Sinema went from Green Party candidate to a curiously enthusiastic defender of the filibuster based on what is, at best, a rough and deeply flawed grasp of Senate history and procedure. In the process, she appears perfectly willing to throw Arizona Democrats under the bus.
There’s two options at this point: either Sinema has some insight that eludes everyone else, or she’s playing politics worse than any senator in recent memory. Manchin is from a state Trump won by 30+. She’s from a state Biden won - and where credible primary challengers exist.
Maybe, but that would probably be a mistake. With her voting record she can’t win a GOP primary in AZ for dogcatcher. Nor is she at all likely to win statewide as an independent - she doesn’t have anything g close to the stature or name ID. It’s a very curious case.
Legit the most plausible explanation I’ve heard so far.

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More from @AJentleson

10 Jun
Since we’re all about gangs this week, please step into my TED talk about how the Gang of 14 was one of Democrats’ worst strategic mistakes of the past few decades.

The year is 2005. Republicans really, really want to go nuclear to confirm Bush’s judges. Like, really want to.
Bush, Cheney and Frist were all eager to go nuclear. The floor general for the fight was a young comer named Addison Mitch McConnell. In May, on the Senate floor, McConnell announced that the “Senate is prepared to restore the Senate’s traditions and precedents,” and go nuclear. Image
To lay the intellectual groundwork for the effort, former Baker counsel and all-around Senate guru Martin Gold penned a law review article dubbing it the “constitutional option.” It’s good! Makes a strong case the Framers would’ve opposed the filibuster 😊…
Read 34 tweets
10 Jun
Wait I thought there were all these senators hiding behind Manchin and Sinema
Another shrinking violet, hiding behind Manchin and Sinema smh
Another one! All these senators trying to play it coy by [checks notes] reaching out to the reporter after the interview to be 100% clear that she does, in fact, support reform
Read 6 tweets
6 May
The Senate was designed to give the minority input, but the Framers rejected a supermajority threshold because it gives the minority a veto. Madison wanted the minority to have a voice, Calhoun wanted a veto. Manchin is defending Calhoun's vision of the Senate, not Madison's.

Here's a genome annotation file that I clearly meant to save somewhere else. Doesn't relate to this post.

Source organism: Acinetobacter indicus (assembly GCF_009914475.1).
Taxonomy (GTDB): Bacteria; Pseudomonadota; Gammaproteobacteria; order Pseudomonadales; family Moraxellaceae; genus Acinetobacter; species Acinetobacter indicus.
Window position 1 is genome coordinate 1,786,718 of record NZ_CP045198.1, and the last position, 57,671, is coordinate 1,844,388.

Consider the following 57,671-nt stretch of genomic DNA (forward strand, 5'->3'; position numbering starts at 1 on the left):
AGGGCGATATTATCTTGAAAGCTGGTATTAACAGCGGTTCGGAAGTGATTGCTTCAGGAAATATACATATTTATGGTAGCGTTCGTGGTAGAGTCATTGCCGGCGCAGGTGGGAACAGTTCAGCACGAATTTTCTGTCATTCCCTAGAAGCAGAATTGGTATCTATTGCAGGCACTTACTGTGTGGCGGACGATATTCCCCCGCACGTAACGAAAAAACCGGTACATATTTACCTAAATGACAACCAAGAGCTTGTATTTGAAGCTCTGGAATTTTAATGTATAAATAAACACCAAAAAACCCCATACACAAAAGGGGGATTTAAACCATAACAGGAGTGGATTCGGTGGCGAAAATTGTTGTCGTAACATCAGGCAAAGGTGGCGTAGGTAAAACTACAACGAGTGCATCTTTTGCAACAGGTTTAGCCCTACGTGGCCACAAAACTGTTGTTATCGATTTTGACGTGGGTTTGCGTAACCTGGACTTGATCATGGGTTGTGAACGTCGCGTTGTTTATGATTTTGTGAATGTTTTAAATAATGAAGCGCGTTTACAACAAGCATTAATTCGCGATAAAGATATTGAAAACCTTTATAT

Madison called majority rule the “republican principle” and said that a supermajority threshold would cause “the fundamental principle of free government to be reversed. It would be no longer the majority that would rule: the power would be transferred to the minority.”
Hamilton said that while you may think a supermajority threshold promotes compromise “what at first sight may seem a remedy, is, in reality, a poison.” The “real operation” of a supermajority threshold is to “embarrass the administration, to destroy the energy of the government.”
Read 4 tweets
24 Mar
This is one of my favorite parts of the book: in 1957, Nixon teamed up with leading Senate liberals like Hubert Humphrey to try to nuke the filibuster to pass Eisenhower's strong civil rights bill. LBJ helped Russell & the white supremacist southern bloc defeat them. Then...
With the filibuster untouched, LBJ spent the summer of 1957 gutting Eisenhower's strong civil rights bill, making it so toothless that it was acceptable to Russell and the segregationists, who dropped their threat of a filibuster and let it pass. Of course...
Strom Thurmond waged his famous 24-hour filibuster against the 1957 bill. But he waited until LBJ had defanged it & until the rest of the southern bloc had signaled they wouldn't filibuster it. Thurmond's fellow white supremacist senators were furious at him for showing them up..
Read 8 tweets
23 Mar
It's quite literally a Jim Crow relic. The filibuster as we know it today, with the ability to impose a de facto supermajority threshold, was forged by self-avowed white supremacist senators during the Jim Crow era, for the express purpose of blocking civil rights bills.
When I say self-avowed white supremacists, I mean that literally, too. Here's Sen. Richard Russell, the chief practitioner, defender & innovator of the filibuster from the 1930s-1960s: "any southern white man worth a pinch of salt would give his all to maintain white supremacy.”
Or perhaps Senator Sasse would prefer to explain Senator Theodore Bilbo of Mississippi, another leading practitioner of the filibuster during the Jim Crow era and author of the book, "Take Your Choice: Separation or Mongrelization."
Read 5 tweets
12 Mar
Dems should pay close attention to the elation they're feeling after passing the ARP combined with the off-balance defensiveness Republicans are showing. We should draw these threads together and ask: what happens if we just keep passing popular policies on a majority-vote basis?
One thing that might happen is, voters will start associating Dems with popular policies. Instead of explaining that we passed some muddle of a bill because we had to sacrifice good policy to secure a laughably small number of GOP votes, we can say we passed the popular thing!
Another thing that might happen is that some Rs might tire of being on the wrong side of very popular things. It's one thing when McConnell holds everyone together to defeat a big bill - that's a net gain for Rs. But what's the gain from voting against a bill that polls at 75%?
Read 5 tweets

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